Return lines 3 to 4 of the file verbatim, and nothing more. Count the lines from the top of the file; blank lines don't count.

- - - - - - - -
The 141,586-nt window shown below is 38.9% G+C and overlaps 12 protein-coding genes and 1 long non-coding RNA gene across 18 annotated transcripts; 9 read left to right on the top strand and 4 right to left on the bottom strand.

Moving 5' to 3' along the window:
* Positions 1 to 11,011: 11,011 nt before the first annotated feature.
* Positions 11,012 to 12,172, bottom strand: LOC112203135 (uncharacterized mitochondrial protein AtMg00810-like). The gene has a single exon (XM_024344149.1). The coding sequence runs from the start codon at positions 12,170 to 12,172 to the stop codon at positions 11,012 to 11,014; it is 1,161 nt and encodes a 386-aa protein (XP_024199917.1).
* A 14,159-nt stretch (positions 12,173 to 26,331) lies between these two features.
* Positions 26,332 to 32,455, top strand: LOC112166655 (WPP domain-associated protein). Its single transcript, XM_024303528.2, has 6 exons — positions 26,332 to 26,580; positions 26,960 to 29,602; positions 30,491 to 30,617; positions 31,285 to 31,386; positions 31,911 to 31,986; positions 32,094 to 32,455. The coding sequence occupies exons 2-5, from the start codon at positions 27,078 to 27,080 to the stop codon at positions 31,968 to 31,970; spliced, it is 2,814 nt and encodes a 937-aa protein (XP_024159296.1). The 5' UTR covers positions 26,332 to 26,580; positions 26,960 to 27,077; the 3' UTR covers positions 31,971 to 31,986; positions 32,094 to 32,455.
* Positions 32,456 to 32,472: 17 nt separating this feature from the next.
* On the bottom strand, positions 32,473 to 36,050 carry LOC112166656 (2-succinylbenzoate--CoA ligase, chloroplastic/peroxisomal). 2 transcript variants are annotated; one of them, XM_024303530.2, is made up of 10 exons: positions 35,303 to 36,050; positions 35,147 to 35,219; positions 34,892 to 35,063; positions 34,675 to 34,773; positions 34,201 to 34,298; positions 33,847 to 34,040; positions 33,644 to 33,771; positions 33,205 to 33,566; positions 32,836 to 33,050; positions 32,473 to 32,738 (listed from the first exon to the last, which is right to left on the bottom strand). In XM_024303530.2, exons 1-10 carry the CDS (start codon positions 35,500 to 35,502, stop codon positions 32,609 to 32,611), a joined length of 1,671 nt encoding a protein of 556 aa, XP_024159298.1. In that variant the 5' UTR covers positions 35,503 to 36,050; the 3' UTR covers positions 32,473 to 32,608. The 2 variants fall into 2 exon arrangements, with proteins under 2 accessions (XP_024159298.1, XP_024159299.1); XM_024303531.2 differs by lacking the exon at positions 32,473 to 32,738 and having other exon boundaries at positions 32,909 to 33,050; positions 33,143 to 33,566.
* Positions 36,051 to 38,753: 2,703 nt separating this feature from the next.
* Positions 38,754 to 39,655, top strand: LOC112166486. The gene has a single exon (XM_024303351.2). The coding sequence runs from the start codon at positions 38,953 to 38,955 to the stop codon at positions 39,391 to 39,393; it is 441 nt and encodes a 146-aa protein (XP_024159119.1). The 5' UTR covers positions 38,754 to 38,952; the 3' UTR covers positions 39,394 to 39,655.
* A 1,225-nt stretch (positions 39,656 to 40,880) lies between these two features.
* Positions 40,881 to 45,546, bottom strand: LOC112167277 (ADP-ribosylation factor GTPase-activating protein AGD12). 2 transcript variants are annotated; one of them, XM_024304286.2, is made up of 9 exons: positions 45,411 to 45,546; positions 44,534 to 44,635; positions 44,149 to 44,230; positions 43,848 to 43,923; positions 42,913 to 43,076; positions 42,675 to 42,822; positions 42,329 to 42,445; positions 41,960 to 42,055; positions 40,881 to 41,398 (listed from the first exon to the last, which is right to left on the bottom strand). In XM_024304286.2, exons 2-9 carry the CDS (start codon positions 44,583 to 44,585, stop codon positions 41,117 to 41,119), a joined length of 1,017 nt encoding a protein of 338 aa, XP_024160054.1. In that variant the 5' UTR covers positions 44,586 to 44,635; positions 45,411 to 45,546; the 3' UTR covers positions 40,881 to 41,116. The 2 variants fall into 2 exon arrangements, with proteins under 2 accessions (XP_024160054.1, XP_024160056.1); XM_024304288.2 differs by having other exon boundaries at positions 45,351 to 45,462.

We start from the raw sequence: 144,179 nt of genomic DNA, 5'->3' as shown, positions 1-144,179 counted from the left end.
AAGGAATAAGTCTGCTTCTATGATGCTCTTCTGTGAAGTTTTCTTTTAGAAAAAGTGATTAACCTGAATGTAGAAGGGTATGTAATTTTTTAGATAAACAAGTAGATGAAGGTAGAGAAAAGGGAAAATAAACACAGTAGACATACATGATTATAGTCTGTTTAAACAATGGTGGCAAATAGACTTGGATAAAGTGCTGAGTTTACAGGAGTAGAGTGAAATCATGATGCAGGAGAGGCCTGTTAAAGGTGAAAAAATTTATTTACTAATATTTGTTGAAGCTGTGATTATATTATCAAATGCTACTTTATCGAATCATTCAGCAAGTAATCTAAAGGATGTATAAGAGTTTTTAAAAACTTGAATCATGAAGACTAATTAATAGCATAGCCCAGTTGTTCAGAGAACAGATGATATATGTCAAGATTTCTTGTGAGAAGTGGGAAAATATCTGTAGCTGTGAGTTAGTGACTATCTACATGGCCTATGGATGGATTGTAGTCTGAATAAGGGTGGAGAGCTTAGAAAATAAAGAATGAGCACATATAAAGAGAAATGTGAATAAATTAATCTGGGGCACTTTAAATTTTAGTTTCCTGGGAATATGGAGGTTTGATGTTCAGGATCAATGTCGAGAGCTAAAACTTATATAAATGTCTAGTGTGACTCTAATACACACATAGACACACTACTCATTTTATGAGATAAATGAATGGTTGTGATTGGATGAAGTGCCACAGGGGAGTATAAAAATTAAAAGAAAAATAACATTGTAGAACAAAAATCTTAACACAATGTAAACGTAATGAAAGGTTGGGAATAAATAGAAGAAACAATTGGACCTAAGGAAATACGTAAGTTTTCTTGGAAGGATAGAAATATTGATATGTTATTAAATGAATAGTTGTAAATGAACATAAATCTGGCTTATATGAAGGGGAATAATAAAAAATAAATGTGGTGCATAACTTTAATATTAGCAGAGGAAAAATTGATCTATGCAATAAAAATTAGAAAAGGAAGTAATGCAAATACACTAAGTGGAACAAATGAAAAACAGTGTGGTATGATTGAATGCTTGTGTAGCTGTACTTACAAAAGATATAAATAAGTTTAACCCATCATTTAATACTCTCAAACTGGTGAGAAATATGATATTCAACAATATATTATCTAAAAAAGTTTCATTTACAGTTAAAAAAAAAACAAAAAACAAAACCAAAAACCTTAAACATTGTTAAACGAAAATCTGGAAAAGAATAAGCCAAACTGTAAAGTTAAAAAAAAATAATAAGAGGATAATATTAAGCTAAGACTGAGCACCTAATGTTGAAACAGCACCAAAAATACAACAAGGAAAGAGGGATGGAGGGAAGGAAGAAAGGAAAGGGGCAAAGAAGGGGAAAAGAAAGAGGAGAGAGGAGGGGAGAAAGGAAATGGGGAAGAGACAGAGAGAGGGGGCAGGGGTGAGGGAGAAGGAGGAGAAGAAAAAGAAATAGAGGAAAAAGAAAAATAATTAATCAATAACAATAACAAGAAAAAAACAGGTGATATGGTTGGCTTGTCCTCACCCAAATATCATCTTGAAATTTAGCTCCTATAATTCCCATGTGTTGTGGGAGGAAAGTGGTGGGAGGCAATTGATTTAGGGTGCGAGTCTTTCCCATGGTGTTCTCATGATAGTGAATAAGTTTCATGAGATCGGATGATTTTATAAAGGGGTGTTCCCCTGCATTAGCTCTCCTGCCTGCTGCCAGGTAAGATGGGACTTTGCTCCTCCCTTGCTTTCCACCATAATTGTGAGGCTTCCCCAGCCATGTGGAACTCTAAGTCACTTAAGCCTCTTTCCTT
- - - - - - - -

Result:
* Positions 1 to 11,011: 11,011 nt before the first annotated feature.
* Positions 11,012 to 12,172, bottom strand: LOC112203135 (uncharacterized mitochondrial protein AtMg00810-like). The gene has a single exon (XM_024344149.1). The coding sequence runs from the start codon at positions 12,170 to 12,172 to the stop codon at positions 11,012 to 11,014; it is 1,161 nt and encodes a 386-aa protein (XP_024199917.1).